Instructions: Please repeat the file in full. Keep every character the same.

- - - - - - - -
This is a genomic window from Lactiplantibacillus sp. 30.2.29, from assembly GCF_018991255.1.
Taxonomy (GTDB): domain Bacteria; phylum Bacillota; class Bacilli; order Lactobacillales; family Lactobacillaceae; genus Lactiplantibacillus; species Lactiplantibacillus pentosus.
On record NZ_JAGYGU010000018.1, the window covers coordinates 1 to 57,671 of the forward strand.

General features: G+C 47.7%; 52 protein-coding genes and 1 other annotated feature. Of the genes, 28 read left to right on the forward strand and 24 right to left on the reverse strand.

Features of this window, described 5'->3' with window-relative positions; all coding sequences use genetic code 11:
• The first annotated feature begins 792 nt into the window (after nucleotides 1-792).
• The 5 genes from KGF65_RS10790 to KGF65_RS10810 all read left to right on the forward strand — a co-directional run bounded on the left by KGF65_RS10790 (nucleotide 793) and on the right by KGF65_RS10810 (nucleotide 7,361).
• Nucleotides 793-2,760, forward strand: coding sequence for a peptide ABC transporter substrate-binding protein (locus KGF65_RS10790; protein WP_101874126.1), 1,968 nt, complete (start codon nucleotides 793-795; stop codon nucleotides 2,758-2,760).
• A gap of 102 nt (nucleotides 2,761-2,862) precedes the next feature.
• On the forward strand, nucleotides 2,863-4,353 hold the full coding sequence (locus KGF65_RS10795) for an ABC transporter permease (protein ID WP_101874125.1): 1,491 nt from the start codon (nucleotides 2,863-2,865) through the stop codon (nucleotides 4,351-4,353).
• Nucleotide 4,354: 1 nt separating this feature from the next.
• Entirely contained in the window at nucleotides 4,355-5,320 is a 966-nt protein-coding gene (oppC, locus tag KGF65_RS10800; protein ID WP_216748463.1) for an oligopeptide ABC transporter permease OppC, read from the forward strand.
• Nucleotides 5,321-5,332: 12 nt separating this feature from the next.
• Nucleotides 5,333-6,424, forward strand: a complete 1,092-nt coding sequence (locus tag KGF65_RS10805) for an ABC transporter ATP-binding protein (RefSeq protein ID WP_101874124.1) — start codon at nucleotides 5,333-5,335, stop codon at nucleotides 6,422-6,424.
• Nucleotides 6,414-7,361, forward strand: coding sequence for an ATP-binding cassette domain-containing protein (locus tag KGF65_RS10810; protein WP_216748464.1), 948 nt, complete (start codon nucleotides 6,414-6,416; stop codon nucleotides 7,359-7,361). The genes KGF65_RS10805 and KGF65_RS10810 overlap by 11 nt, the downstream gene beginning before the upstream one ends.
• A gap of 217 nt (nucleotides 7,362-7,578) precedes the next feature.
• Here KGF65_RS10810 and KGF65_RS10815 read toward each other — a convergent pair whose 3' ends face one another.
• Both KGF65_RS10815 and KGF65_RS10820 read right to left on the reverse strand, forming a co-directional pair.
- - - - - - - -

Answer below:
This is a genomic window from Lactiplantibacillus sp. 30.2.29, from assembly GCF_018991255.1.
Taxonomy (GTDB): domain Bacteria; phylum Bacillota; class Bacilli; order Lactobacillales; family Lactobacillaceae; genus Lactiplantibacillus; species Lactiplantibacillus pentosus.
On record NZ_JAGYGU010000018.1, the window covers coordinates 1 to 57,671 of the forward strand.

General features: G+C 47.7%; 52 protein-coding genes and 1 other annotated feature. Of the genes, 28 read left to right on the forward strand and 24 right to left on the reverse strand.

Features of this window, described 5'->3' with window-relative positions; all coding sequences use genetic code 11:
• The first annotated feature begins 792 nt into the window (after nucleotides 1-792).
• The 5 genes from KGF65_RS10790 to KGF65_RS10810 all read left to right on the forward strand — a co-directional run bounded on the left by KGF65_RS10790 (nucleotide 793) and on the right by KGF65_RS10810 (nucleotide 7,361).
• Nucleotides 793-2,760, forward strand: coding sequence for a peptide ABC transporter substrate-binding protein (locus KGF65_RS10790; protein WP_101874126.1), 1,968 nt, complete (start codon nucleotides 793-795; stop codon nucleotides 2,758-2,760).
• A gap of 102 nt (nucleotides 2,761-2,862) precedes the next feature.
• On the forward strand, nucleotides 2,863-4,353 hold the full coding sequence (locus KGF65_RS10795) for an ABC transporter permease (protein ID WP_101874125.1): 1,491 nt from the start codon (nucleotides 2,863-2,865) through the stop codon (nucleotides 4,351-4,353).
• Nucleotide 4,354: 1 nt separating this feature from the next.
• Entirely contained in the window at nucleotides 4,355-5,320 is a 966-nt protein-coding gene (oppC, locus tag KGF65_RS10800; protein ID WP_216748463.1) for an oligopeptide ABC transporter permease OppC, read from the forward strand.
• Nucleotides 5,321-5,332: 12 nt separating this feature from the next.
• Nucleotides 5,333-6,424, forward strand: a complete 1,092-nt coding sequence (locus tag KGF65_RS10805) for an ABC transporter ATP-binding protein (RefSeq protein ID WP_101874124.1) — start codon at nucleotides 5,333-5,335, stop codon at nucleotides 6,422-6,424.
• Nucleotides 6,414-7,361, forward strand: coding sequence for an ATP-binding cassette domain-containing protein (locus tag KGF65_RS10810; protein WP_216748464.1), 948 nt, complete (start codon nucleotides 6,414-6,416; stop codon nucleotides 7,359-7,361). The genes KGF65_RS10805 and KGF65_RS10810 overlap by 11 nt, the downstream gene beginning before the upstream one ends.
• A gap of 217 nt (nucleotides 7,362-7,578) precedes the next feature.
• Here KGF65_RS10810 and KGF65_RS10815 read toward each other — a convergent pair whose 3' ends face one another.
• Both KGF65_RS10815 and KGF65_RS10820 read right to left on the reverse strand, forming a co-directional pair.